Success and Failure

However, there is no guarantee that the new visionaries will succeed. Some creative narcissists fail because their subordinates become fed up, like Ray Lane. Others will overextend themselves or bet too much on their visions, as Steve Jobs may have done with his PowerMac G4 cube. Here are some lessons:

  • The productive narcissists most likely to succeed as innovators recognize their limitations. They find sidekicks ‹ craftsmen or gamesmen ‹ to manage the organization. Andy Grove and Craig Barrett present a good case. The ones like Jobs who both try to be both visionaries and managers run the risk of driving away some of their best people, if they don’t learn how to control the negative side of their behavior.

  • These visionaries typically don’t like to examine their motives or analyze their behavior. However, in my experience working with this type of leader, those who do get psychoanalytic coaching can benefit from it. They can understand their thin skinned explosiveness, and may even become able to laugh at their grandiosity. They also learn that they need sidekicks with complementary capabilities.

  • Why would anyone want to work for a narcissist? In the case of Jim Clark, there is the promise of wealth and he'll leave you pretty much alone. In the case of Jobs, Matt Berger of Upside finds many similarities between Jobs’ company and a quasi-religious cult. Deutschman has said, “ You have very young, high-achieving people who are also insecure about their contributions, who are getting exhausted through marathon work sessions in windowless cubicles, who end up turning for direction from these very self-confident leaders. ”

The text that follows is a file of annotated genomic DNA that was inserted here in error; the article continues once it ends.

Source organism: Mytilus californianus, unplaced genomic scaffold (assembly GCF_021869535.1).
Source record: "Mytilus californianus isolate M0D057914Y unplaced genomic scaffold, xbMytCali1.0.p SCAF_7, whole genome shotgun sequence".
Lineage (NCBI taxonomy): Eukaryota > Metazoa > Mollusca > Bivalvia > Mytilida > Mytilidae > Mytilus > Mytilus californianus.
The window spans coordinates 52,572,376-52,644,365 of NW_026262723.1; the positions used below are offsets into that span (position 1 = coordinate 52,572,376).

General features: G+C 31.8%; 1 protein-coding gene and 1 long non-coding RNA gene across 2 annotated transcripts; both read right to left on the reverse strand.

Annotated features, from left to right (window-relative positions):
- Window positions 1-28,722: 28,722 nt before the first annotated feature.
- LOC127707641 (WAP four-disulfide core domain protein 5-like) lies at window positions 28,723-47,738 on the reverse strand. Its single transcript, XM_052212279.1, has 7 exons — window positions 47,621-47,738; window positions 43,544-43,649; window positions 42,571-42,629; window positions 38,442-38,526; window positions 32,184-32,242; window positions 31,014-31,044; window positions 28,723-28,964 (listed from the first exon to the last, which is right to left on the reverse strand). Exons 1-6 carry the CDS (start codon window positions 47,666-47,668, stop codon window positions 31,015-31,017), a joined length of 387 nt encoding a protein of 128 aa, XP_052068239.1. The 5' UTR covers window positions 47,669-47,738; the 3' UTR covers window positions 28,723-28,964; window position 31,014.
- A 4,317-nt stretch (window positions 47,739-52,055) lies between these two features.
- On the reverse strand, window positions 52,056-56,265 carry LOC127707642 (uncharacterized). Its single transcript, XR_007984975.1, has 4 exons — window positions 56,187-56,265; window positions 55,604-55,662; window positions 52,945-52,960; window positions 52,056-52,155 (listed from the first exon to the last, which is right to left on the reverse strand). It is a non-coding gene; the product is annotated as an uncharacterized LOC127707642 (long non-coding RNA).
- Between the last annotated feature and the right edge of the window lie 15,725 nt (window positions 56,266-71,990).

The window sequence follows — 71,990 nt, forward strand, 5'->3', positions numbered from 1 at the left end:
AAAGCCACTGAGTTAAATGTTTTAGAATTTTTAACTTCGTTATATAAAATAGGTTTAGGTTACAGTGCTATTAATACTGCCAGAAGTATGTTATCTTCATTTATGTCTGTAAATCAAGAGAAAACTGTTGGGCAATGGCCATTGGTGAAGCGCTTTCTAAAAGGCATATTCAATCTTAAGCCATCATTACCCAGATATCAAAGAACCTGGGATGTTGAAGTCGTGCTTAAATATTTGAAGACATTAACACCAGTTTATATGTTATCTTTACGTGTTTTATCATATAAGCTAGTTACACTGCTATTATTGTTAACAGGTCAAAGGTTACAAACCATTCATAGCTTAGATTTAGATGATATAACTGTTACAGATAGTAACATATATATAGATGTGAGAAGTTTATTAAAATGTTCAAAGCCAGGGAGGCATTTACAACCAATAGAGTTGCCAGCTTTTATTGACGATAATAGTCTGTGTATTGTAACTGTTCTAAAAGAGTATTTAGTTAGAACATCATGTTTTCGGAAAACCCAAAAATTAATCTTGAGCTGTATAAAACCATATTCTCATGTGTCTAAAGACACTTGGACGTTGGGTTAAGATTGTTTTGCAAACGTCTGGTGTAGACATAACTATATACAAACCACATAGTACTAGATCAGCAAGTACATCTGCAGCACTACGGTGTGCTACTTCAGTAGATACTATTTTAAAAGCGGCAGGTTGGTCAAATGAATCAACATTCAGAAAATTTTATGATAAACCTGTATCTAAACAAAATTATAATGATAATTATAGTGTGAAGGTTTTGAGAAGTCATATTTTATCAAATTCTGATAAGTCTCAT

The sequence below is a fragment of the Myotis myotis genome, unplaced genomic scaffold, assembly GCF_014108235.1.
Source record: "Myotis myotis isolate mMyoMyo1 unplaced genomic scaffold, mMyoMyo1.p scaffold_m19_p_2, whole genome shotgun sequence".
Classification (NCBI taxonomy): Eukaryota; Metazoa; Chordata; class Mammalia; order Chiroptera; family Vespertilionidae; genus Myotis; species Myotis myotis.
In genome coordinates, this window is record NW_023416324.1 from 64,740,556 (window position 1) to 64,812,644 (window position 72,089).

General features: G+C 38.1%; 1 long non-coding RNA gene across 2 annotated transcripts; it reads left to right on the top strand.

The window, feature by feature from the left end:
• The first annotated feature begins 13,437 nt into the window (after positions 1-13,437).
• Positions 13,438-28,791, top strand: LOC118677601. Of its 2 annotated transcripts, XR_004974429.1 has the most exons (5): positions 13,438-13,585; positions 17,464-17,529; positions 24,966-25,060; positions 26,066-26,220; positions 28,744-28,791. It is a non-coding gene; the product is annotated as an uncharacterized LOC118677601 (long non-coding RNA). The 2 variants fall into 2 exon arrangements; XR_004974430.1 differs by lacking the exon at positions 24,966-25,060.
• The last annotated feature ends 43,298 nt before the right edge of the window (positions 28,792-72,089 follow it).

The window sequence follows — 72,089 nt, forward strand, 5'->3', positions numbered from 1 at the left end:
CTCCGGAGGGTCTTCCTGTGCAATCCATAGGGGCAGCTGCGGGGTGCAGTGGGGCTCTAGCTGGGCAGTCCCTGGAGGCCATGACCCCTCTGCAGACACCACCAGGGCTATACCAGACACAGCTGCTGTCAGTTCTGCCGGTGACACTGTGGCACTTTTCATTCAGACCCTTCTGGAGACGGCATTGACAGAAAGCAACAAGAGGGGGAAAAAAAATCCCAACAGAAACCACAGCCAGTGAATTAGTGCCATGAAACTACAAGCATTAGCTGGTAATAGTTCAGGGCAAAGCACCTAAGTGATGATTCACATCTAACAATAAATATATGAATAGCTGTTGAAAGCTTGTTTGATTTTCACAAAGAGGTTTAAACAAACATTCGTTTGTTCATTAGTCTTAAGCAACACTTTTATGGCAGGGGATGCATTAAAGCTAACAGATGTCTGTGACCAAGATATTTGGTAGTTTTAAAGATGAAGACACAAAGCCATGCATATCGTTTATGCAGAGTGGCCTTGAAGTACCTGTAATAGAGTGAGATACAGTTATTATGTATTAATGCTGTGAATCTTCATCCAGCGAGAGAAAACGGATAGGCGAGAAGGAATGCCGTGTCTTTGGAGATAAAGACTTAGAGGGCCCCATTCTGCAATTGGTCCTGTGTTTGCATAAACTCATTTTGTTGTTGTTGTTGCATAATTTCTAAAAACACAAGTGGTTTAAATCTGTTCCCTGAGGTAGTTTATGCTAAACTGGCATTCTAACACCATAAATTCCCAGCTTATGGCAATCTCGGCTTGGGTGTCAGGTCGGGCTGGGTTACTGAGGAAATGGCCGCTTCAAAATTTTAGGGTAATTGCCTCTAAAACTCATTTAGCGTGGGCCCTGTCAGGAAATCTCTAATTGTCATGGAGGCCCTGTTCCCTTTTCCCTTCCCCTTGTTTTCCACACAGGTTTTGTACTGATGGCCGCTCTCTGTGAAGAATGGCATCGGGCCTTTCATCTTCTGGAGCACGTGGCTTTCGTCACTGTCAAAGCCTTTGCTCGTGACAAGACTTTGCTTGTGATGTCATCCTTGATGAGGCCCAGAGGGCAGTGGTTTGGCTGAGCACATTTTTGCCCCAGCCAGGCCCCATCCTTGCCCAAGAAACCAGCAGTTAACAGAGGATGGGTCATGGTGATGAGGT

• If you do work for a narcissistic visionary, be prepared for non-stop planning sessions and demands for your time any hour of the day or night. Don’t expect any sympathy about your problems. You’d be well advised to negotiate a clear contract about mutual expectations. Good Luck!

  • Finally, do you have to be a productive narcissist in order to be an innovator? Gary Hamel offers a step-by-step guide to being a “revolutionary” at work (Leading the Revolution, Harvard Business School, 2000). The question is: does this require a narcissistic personality? As long as innovation involves making use of the internet or developing and promoting a new product, other types may be able to succeed in gaining allies to promote innovation. With some good results, Russell Ackoff and I have been leading workshops of executives at the Canadian Pacific Corporation with the goal of developing entrepreneurial systems thinking. (see “Creating Network Competence,” Research Technology Management, May-June 2000.) However, if it’s a matter of a vision that will create a revolutionary new business, only a productive narcissist will be able to project the conviction and have the charisma to persuade people to follow into the unknown.

Once we understand the personalities of the key players in creating new technology, it becomes clear that the human side makes a huge difference to success or failure. The entrepreneurial visionaries and the other types—craftsmen and gamesmen—can benefit big time by education about personality and its influence on business strategy, culture, and leadership.